Notices of defaults have spiked in the Central Valley. The chart to the right is only for Modesto but it represents a similar trend throughout the worst hit counties in the Central Valley. The increase is partly due to the end of the year-long “freeze” in foreclosures because of the “robo-signer” scandal. As you may recall, in their rush to foreclose defaulted loans, lenders were filing false foreclosure notices and fraudulent legal actions. In the immediate aftermath, some lenders stopped foreclosing but the pace soon picked up when lenders realized that Washington wasn’t going to do anything about it. Since then, the only sanction has been lawsuits by the Attorney Generals of several States against the lenders. Settlement negotiations have been going on for six months with no resolution in sight since lenders are demanding immunity from future prosecution.
Throughout all of this, despite all the hype, there remains no effective help for upside down homeowners who are frustrated and angry at unfulfilled promises such as the HAMP Program which remains mostly ineffective at reducing loan costs to overwhelmed debtors. Instead, lenders seem to prefer foreclosure even if that results in less of a money recovery for their investors. As reported on foreclosureradar.com, Notice of Default filings in California are up 69.5%. In Sacramento, August NOD’s were up 85% over July. Much of this increase is Bank of America. Market watcher Dataquick.com reported that BofA foreclosure filings in California increased 200% between July and August!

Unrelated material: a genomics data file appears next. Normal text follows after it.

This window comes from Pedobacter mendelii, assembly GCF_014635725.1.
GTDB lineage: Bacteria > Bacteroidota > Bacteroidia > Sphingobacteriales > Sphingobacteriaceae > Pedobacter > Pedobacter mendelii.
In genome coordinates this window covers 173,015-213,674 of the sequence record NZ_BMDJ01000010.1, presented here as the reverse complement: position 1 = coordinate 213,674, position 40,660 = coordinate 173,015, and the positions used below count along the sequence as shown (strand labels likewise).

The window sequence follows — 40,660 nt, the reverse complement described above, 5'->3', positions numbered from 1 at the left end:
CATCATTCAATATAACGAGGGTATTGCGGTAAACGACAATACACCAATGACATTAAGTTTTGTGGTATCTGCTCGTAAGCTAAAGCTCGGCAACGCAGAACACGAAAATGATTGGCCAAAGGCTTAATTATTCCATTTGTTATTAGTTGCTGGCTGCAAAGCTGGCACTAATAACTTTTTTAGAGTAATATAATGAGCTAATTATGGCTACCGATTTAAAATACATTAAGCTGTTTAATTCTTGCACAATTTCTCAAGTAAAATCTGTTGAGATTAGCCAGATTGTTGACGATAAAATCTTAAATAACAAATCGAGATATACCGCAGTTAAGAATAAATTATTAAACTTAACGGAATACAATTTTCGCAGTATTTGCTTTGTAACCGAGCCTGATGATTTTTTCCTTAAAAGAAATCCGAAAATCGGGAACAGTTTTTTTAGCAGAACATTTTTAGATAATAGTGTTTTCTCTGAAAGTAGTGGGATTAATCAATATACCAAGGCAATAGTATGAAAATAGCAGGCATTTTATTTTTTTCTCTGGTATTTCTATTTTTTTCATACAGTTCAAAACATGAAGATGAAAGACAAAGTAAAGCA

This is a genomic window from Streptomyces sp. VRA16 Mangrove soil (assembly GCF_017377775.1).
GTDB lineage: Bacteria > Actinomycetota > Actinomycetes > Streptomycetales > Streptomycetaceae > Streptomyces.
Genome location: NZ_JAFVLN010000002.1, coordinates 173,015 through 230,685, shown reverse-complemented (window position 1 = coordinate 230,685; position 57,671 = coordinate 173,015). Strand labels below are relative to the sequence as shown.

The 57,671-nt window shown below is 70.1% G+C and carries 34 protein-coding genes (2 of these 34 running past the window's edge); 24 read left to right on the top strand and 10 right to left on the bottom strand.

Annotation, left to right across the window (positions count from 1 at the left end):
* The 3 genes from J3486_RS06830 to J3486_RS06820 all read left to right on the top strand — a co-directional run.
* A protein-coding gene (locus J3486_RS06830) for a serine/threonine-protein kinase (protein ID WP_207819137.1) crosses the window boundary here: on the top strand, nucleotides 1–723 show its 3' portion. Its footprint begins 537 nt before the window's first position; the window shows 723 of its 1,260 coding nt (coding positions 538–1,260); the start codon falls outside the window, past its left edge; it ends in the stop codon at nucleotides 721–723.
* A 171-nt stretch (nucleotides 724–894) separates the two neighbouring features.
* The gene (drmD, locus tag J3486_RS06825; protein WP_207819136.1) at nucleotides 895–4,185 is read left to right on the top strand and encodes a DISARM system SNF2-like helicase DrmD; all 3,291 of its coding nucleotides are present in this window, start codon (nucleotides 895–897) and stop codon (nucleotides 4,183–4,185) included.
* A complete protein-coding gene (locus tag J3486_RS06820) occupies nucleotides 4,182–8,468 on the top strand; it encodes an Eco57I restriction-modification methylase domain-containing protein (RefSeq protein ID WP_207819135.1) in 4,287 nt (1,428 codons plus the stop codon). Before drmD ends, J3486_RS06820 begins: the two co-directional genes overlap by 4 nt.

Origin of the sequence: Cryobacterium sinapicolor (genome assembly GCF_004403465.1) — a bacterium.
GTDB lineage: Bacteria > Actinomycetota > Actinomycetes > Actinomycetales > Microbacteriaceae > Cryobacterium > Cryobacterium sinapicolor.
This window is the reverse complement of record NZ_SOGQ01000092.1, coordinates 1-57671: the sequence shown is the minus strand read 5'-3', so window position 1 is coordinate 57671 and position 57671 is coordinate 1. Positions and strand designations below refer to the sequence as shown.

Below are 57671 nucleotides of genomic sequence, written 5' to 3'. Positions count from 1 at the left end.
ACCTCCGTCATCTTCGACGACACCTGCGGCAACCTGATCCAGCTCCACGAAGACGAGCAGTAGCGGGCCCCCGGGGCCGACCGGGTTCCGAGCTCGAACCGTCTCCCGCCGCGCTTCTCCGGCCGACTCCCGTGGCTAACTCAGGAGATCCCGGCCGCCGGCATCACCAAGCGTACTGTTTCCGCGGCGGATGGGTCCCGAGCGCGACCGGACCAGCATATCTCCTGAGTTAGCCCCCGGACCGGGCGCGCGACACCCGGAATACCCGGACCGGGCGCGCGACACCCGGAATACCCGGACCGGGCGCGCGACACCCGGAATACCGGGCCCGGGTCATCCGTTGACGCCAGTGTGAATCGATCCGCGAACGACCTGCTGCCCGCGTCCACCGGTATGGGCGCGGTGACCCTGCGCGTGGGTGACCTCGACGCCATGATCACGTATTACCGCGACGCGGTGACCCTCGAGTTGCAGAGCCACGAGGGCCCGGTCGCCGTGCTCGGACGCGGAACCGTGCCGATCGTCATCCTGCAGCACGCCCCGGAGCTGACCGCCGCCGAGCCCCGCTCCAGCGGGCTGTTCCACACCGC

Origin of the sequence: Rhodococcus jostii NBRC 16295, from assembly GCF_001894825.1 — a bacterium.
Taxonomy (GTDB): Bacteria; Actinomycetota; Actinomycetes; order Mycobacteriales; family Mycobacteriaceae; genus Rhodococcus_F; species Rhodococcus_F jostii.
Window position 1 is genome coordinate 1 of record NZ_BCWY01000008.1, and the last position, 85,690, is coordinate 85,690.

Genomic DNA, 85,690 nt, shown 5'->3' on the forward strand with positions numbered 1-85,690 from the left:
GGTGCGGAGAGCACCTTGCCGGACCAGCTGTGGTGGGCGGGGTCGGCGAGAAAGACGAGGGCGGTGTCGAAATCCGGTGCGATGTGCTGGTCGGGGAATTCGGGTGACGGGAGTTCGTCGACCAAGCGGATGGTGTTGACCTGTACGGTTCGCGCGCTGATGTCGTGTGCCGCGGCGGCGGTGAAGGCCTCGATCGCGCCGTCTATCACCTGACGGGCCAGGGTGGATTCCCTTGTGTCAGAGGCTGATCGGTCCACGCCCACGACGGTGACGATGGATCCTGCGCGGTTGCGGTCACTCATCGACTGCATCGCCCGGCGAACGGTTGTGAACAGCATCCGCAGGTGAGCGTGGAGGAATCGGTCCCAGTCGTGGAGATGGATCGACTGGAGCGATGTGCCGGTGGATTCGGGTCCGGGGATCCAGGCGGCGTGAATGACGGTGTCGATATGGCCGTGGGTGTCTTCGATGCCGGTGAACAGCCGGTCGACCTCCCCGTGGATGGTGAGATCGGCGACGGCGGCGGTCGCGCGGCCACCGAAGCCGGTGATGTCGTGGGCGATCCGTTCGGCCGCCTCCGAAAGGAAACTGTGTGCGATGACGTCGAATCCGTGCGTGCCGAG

Some have voiced their concern with BofA’s survivability as they continue to deal with the incredible losses from their Countrywide purchase. In July BofA reported an $8 billion 2nd quarter loss and there’s billions more of losses yet to go. A BofA spokesman stated that even this increase may not be enough. BofA appears committed to forcing as much bad debt off their books as they can as quickly as they can. Meanwhile, lawsuits continue to mount. Insurance giant, AIG, filed a $10 billion lawsuit against BofA in early September; and FNMA is reportedly about to file a $20 billion plus lawsuita against BofA and others.
What all of this means is that we’re in for more troubling financial times as lenders try to rebound from the deep recession caused by the collapse of the real estate bubble. Added to this is continued economic instability in California, nationally, and in fact world-wide all of which is causing buyers and investors to question whether now is the time to buy. California Association of Realtors (CAR) is predicting that sales will remain flat through 2011 and that property prices will fall 4%. They further project a small, less than 2%, price growth in 2012. CAR’s chief economist, Leslie Appleton-Young, stated: “the best decription of what can be expected next year is the market will be bouncing along the bottom.” … “One of the biggest uncertainties in today’s market is what are the negative equity homeowners going to do going forward and how big a percentage will end up in the foreclosure process”.
So the bottom line is insecurity on the economy and continued efforts by lenders to clear defaulted loans off their books. This means more short sales, more foreclosures and more REO properties. For some, this will spell an opportunity to acquire good properties at a low price with cheap loans. For others, it will be wait and see how low the markets go. None of this is good news for upside down owners hoping to save their homes. Looking forward to a 2012 Presidential election years, it is not at all likely that any further relief for homeowners can be expected before 2013.